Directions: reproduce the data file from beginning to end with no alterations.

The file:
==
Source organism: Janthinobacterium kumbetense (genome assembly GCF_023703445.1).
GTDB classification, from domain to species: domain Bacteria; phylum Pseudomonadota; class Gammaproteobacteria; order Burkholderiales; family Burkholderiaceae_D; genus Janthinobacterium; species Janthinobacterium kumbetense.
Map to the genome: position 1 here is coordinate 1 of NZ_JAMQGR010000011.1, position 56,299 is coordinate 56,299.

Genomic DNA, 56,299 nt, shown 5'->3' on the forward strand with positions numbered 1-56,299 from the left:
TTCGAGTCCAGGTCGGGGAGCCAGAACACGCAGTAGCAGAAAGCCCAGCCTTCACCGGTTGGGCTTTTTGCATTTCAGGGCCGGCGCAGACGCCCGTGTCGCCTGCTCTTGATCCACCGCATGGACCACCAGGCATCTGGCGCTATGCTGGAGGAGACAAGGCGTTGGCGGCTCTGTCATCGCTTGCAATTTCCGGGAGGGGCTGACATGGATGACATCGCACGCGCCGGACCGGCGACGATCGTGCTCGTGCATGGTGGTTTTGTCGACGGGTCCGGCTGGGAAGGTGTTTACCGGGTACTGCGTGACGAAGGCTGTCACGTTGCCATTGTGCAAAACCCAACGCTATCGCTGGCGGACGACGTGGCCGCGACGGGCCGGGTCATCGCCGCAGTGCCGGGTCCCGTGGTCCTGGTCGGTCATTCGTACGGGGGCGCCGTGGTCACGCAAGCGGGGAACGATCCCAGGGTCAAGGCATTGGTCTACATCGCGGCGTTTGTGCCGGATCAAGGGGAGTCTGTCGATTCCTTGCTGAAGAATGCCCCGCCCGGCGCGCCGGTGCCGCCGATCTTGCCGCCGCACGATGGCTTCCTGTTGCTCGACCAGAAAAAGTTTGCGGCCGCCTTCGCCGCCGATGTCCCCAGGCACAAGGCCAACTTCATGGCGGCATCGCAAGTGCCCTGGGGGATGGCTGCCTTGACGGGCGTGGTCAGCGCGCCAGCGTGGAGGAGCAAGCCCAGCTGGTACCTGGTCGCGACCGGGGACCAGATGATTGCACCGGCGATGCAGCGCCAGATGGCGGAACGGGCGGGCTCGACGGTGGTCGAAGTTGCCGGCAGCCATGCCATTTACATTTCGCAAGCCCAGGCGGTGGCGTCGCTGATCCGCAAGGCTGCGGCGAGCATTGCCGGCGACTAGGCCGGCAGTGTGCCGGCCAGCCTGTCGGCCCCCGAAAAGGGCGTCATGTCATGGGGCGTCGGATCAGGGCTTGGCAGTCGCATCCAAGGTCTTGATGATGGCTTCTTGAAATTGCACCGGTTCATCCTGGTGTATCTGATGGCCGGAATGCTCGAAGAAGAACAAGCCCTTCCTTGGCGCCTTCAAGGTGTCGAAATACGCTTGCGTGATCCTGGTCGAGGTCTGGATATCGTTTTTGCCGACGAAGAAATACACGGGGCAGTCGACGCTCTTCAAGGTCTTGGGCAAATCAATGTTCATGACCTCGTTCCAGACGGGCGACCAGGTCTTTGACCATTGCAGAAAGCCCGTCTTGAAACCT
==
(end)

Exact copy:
Source organism: Janthinobacterium kumbetense (genome assembly GCF_023703445.1).
GTDB classification, from domain to species: domain Bacteria; phylum Pseudomonadota; class Gammaproteobacteria; order Burkholderiales; family Burkholderiaceae_D; genus Janthinobacterium; species Janthinobacterium kumbetense.
Map to the genome: position 1 here is coordinate 1 of NZ_JAMQGR010000011.1, position 56,299 is coordinate 56,299.

Genomic DNA, 56,299 nt, shown 5'->3' on the forward strand with positions numbered 1-56,299 from the left:
TTCGAGTCCAGGTCGGGGAGCCAGAACACGCAGTAGCAGAAAGCCCAGCCTTCACCGGTTGGGCTTTTTGCATTTCAGGGCCGGCGCAGACGCCCGTGTCGCCTGCTCTTGATCCACCGCATGGACCACCAGGCATCTGGCGCTATGCTGGAGGAGACAAGGCGTTGGCGGCTCTGTCATCGCTTGCAATTTCCGGGAGGGGCTGACATGGATGACATCGCACGCGCCGGACCGGCGACGATCGTGCTCGTGCATGGTGGTTTTGTCGACGGGTCCGGCTGGGAAGGTGTTTACCGGGTACTGCGTGACGAAGGCTGTCACGTTGCCATTGTGCAAAACCCAACGCTATCGCTGGCGGACGACGTGGCCGCGACGGGCCGGGTCATCGCCGCAGTGCCGGGTCCCGTGGTCCTGGTCGGTCATTCGTACGGGGGCGCCGTGGTCACGCAAGCGGGGAACGATCCCAGGGTCAAGGCATTGGTCTACATCGCGGCGTTTGTGCCGGATCAAGGGGAGTCTGTCGATTCCTTGCTGAAGAATGCCCCGCCCGGCGCGCCGGTGCCGCCGATCTTGCCGCCGCACGATGGCTTCCTGTTGCTCGACCAGAAAAAGTTTGCGGCCGCCTTCGCCGCCGATGTCCCCAGGCACAAGGCCAACTTCATGGCGGCATCGCAAGTGCCCTGGGGGATGGCTGCCTTGACGGGCGTGGTCAGCGCGCCAGCGTGGAGGAGCAAGCCCAGCTGGTACCTGGTCGCGACCGGGGACCAGATGATTGCACCGGCGATGCAGCGCCAGATGGCGGAACGGGCGGGCTCGACGGTGGTCGAAGTTGCCGGCAGCCATGCCATTTACATTTCGCAAGCCCAGGCGGTGGCGTCGCTGATCCGCAAGGCTGCGGCGAGCATTGCCGGCGACTAGGCCGGCAGTGTGCCGGCCAGCCTGTCGGCCCCCGAAAAGGGCGTCATGTCATGGGGCGTCGGATCAGGGCTTGGCAGTCGCATCCAAGGTCTTGATGATGGCTTCTTGAAATTGCACCGGTTCATCCTGGTGTATCTGATGGCCGGAATGCTCGAAGAAGAACAAGCCCTTCCTTGGCGCCTTCAAGGTGTCGAAATACGCTTGCGTGATCCTGGTCGAGGTCTGGATATCGTTTTTGCCGACGAAGAAATACACGGGGCAGTCGACGCTCTTCAAGGTCTTGGGCAAATCAATGTTCATGACCTCGTTCCAGACGGGCGACCAGGTCTTTGACCATTGCAGAAAGCCCGTCTTGAAACCT